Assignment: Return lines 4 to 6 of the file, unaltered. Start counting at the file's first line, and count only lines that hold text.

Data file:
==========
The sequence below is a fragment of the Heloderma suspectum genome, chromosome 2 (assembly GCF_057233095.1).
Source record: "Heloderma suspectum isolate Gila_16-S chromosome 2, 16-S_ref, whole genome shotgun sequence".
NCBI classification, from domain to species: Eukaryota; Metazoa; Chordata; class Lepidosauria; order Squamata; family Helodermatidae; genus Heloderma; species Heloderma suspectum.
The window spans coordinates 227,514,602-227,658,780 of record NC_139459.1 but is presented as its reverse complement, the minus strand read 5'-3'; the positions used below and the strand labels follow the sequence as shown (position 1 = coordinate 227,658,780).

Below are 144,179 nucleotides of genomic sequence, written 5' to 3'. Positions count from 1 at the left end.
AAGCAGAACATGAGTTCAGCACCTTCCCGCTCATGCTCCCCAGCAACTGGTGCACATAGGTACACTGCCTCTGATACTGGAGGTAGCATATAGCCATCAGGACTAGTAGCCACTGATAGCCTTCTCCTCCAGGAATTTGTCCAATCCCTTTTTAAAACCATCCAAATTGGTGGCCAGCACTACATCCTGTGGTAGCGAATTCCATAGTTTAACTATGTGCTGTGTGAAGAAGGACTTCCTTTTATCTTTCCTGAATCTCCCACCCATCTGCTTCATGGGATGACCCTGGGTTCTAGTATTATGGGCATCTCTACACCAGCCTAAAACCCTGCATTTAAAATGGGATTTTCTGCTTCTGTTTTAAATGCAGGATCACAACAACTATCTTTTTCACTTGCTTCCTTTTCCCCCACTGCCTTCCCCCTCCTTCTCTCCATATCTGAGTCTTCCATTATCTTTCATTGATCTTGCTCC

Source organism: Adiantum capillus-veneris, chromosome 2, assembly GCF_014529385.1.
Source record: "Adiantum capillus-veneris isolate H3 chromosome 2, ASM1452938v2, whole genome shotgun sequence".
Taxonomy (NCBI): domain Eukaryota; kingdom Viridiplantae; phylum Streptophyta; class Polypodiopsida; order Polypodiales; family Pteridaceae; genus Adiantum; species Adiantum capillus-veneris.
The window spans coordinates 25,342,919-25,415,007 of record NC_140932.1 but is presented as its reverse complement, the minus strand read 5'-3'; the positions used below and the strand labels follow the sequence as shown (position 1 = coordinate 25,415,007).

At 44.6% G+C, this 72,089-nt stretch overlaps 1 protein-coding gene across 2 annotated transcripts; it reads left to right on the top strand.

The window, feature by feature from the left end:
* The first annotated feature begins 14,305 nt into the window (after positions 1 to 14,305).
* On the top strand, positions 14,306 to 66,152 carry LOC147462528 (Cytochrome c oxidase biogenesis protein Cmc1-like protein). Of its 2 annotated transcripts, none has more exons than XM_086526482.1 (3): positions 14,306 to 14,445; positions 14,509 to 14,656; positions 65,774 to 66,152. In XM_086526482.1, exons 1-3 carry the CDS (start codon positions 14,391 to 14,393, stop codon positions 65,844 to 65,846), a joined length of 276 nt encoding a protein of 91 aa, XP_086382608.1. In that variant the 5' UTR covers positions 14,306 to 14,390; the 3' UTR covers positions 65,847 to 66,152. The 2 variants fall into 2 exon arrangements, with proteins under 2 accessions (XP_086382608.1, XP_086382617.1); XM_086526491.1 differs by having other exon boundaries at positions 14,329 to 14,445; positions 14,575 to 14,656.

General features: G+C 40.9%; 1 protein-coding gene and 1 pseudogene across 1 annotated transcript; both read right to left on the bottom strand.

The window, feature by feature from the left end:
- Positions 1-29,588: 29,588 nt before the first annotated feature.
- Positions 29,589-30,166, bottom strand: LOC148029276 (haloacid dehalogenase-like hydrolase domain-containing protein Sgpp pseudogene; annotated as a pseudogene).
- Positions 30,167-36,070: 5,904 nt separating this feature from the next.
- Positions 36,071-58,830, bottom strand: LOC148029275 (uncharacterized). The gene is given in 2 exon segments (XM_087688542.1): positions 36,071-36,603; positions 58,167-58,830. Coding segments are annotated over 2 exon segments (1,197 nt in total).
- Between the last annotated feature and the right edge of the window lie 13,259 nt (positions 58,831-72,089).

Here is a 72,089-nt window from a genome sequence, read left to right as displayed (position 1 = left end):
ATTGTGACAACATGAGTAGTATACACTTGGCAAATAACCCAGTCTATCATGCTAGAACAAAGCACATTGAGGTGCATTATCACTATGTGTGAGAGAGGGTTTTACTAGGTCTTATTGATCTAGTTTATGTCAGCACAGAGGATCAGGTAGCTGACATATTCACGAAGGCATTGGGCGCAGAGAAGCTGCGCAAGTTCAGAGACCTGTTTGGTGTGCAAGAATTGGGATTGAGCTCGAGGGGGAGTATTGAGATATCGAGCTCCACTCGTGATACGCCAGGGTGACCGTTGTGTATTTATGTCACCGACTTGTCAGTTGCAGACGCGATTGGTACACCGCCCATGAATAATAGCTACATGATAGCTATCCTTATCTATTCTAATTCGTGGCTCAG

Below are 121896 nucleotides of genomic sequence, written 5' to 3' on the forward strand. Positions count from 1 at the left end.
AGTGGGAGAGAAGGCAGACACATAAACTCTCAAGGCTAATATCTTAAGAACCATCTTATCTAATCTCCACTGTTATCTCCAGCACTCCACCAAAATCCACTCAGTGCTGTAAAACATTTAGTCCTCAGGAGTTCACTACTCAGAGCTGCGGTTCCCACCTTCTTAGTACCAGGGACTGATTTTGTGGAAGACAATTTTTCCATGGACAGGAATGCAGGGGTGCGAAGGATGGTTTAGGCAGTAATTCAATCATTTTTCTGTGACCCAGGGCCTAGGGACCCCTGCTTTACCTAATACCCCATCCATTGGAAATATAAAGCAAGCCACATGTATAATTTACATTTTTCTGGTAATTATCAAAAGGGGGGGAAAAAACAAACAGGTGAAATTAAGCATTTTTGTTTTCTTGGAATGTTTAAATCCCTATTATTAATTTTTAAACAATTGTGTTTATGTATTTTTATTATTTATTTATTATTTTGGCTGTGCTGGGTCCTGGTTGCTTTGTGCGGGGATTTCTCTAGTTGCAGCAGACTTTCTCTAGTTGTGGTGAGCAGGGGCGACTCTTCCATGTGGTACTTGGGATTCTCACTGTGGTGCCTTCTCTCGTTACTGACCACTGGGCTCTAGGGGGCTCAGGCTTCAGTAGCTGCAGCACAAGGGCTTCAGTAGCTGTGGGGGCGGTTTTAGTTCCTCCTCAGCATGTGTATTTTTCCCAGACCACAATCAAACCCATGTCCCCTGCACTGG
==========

The window spans coordinates 227,514,602-227,658,780 of record NC_139459.1 but is presented as its reverse complement, the minus strand read 5'-3'; the positions used below and the strand labels follow the sequence as shown (position 1 = coordinate 227,658,780).

Below are 144,179 nucleotides of genomic sequence, written 5' to 3'. Positions count from 1 at the left end.
AAGCAGAACATGAGTTCAGCACCTTCCCGCTCATGCTCCCCAGCAACTGGTGCACATAGGTACACTGCCTCTGATACTGGAGGTAGCATATAGCCATCAGGACTAGTAGCCACTGATAGCCTTCTCCTCCAGGAATTTGTCCAATCCCTTTTTAAAACCATCCAAATTGGTGGCCAGCACTACATCCTGTGGTAGCGAATTCCATAGTTTAACTATGTGCTGTGTGAAGAAGGACTTCCTTTTATCTTTCCTGAATCTCCCACCCATCTGCTTCATGGGATGACCCTGGGTTCTAGTATTATGGGCATCTCTACACCAGCCTAAAACCCTGCATTTAAAATGGGATTTTCTGCTTCTGTTTTAAATGCAGGATCACAACAACTATCTTTTTCACTTGCTTCCTTTTCCCCCACTGCCTTCCCCCTCCTTCTCTCCATATCTGAGTCTTCCATTATCTTTCATTGATCTTGCTCC